From our experience, we’ve developed some insights we want to share. Many of these insights were already known, and we just needed to find the right terminology. By sharing this terminology we can help others to find the right research to read.

    We’re looking for a stackable building block, not the perfect monolith

    We must find a unit that can be assembled into an arbitrarily large – yet still functional – structure. In fact, a similar feature was instrumental in the success of “deep” learning: Networks could suddenly be built up to arbitrary depths. Building a stackable block is surprisingly hard and astonishingly important.

    We’re not looking to beat any specific benchmark

    … but if we could do reasonably well at a wide range of benchmarks, that would be exciting. This is why the DeepMind Atari demos are so exciting; the same algorithm could succeed in very different problems.

    Abstraction by accumulation of invariances

    This insight comes from Hawkins’ work on Hierarchical Temporal Memory. He proposes that abstraction towards symbolic representation comes about incrementally, rather than as a single mapping process. Concepts accumulate invariances – such as appearance from different angles – until labels can correctly be associated with them.  This neatly avoids the fearful “symbol grounding problem” from the early days of AI.

    Biased Prediction and Selective Attention are both action selection

    We believe that selective bias of predictions and expectations is responsible for both narrowing of the range of anticipated futures (selective ignorance of potential outcomes) and the mechanism by which motor actions are generated. A selective prediction of oneself performing an action is a great way to generate or “select” that action. Similarly, selective attention to external events affects the way data is perceived and in turn the way the agent will respond. Filtering data flow between hierarchy units implements both selective attention and action selection, if data flowing towards motors represents candidate futures including both self-actions and external consequences.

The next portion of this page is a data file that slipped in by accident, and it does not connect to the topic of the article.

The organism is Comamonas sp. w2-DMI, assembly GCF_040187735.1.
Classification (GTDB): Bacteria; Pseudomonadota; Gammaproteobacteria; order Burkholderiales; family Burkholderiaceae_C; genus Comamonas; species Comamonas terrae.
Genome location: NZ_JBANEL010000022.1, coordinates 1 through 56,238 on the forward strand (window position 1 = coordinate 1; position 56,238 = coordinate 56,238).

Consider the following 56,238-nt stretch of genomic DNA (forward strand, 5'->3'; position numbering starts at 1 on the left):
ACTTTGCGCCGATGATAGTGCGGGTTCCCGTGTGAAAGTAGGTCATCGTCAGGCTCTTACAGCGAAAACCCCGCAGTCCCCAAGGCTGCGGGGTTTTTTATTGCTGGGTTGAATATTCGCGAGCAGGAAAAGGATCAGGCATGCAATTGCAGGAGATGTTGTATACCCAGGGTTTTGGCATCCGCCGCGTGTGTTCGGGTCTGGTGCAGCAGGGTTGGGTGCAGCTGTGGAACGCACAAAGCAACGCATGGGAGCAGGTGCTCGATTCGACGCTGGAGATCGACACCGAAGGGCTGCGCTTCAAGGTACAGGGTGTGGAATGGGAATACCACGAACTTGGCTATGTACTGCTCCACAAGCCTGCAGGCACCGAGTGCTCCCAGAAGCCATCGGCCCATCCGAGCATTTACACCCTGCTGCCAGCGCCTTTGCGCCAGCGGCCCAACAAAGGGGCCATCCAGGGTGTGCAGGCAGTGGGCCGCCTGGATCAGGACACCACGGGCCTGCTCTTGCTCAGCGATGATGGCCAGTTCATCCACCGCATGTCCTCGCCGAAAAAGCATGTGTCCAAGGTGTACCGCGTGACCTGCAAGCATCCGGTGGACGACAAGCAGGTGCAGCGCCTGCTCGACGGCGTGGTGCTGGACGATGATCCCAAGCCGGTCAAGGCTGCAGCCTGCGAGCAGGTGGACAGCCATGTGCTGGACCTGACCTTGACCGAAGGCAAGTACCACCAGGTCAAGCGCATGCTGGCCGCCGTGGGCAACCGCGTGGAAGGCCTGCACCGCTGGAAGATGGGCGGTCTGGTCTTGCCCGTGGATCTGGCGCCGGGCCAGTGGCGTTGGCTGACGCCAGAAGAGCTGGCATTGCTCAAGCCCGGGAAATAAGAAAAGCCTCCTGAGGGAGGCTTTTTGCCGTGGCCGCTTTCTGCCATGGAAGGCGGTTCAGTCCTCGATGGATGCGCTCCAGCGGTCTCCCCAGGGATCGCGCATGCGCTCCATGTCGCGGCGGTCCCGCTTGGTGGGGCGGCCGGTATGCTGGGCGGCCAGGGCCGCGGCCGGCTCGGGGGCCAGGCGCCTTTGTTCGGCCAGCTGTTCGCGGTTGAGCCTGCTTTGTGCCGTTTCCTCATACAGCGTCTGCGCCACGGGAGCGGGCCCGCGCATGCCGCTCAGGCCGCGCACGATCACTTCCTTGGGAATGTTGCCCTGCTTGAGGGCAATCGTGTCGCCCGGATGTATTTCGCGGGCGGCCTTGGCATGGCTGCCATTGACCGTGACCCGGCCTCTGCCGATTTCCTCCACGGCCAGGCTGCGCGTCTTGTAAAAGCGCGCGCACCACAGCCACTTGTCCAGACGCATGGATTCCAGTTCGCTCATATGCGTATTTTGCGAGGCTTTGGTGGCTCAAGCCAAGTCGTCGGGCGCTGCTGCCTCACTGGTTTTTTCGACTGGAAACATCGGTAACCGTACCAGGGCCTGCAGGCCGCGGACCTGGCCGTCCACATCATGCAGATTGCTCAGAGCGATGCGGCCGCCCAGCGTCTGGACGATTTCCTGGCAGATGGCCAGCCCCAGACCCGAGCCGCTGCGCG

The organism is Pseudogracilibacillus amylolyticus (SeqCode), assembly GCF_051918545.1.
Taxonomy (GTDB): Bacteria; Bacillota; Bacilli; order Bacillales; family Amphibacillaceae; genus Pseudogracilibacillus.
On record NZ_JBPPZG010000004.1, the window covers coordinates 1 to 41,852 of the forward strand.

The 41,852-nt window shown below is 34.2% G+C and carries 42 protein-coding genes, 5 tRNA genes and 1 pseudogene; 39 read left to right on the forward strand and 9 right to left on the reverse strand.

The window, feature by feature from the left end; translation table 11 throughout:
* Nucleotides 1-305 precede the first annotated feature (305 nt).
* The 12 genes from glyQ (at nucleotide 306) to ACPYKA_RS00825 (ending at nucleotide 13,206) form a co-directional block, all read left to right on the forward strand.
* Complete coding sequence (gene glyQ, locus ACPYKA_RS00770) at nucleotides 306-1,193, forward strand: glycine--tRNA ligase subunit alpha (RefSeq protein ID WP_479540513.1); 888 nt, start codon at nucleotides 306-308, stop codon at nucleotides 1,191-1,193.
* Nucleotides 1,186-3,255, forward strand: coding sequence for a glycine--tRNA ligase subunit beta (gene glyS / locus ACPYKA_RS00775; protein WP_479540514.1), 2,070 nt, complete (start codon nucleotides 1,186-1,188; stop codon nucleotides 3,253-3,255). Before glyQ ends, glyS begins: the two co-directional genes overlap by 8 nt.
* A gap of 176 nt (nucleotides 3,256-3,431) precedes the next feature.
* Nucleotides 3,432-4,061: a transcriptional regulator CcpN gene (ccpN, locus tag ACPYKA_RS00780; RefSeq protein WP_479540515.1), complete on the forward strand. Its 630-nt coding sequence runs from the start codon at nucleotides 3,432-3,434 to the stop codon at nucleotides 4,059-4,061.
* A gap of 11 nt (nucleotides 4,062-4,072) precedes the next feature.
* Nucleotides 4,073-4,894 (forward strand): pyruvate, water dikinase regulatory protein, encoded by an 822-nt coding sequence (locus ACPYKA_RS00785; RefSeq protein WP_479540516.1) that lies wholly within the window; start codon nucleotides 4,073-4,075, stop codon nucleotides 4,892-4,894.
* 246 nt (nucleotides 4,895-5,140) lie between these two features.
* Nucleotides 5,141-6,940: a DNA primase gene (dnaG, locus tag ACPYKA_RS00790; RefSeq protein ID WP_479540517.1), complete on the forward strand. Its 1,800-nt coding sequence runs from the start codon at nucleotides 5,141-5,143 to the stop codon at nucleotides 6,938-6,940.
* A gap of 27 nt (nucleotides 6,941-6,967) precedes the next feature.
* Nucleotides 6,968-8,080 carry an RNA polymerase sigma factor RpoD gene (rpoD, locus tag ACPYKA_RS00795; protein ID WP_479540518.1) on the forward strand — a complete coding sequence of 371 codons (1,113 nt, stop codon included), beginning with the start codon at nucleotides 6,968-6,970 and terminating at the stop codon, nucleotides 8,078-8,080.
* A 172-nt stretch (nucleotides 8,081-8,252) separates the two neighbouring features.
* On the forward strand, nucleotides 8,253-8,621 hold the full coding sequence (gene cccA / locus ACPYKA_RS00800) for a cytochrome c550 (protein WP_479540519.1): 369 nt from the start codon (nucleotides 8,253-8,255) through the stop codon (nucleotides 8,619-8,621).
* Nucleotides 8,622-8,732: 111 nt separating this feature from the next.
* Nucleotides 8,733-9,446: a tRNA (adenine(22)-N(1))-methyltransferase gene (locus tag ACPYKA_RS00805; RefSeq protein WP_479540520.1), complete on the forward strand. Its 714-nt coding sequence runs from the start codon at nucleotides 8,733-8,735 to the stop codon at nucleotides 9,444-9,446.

The importance of spatial structure in data

    As you will see in later parts of this article series, the spatial structure of input data is actually quite important when training our latest algorithms. This is not true of many algorithms, especially in Machine Learning where each input scalar is often treated as an independent dimension. Note that we now believe spatial structure is important both in raw input and in data communicated between units. We’re not simply saying that external data structure is important to the algorithm – we’re claiming that simulated spatial structure is actually an essential part of algorithms for dynamically dividing a pool of resources between hierarchy units.

    Binary data

    There’s a lot of simplification and assumption here, but we believe this is the most useful format for input and internal data. In any case, the algorithms we’re finding most useful can’t easily be refactored for the obvious alternative (continuous input values). However, continuous input can be encoded with some loss of precision as subsets of bits. There is some evidence that this is biologically plausible, but it is not definitive. Why binary? Dimensionality reduction is an essential feature of a hierarchical model; it may be that sparse binary representations are simply a good compromise between data loss and qualities such as compositionality:

    Sparse, Distributed Representations

    We will be using Sparse, Distributed Representations (SDRs) to represent agent and world state [RE  ]. SDRs are binary data (i.e. all values are 1 or 0). SDRs are sparse, meaning that at any moment, only a fraction of the bits are 1’s (active). The most complex feature to grasp is that SDRs are distributed: No individual bit uniquely represents anything. Instead, data features are jointly represented by sets of bits. SDRs are overcomplete representations – not all bits in a feature-set are required to “detect” a feature, which also means that degrees of similarity can also be expressed as if the data were continuous. These characteristics also mean that SDRs are robust to noise – missing bits are unlikely to affect interpretation. .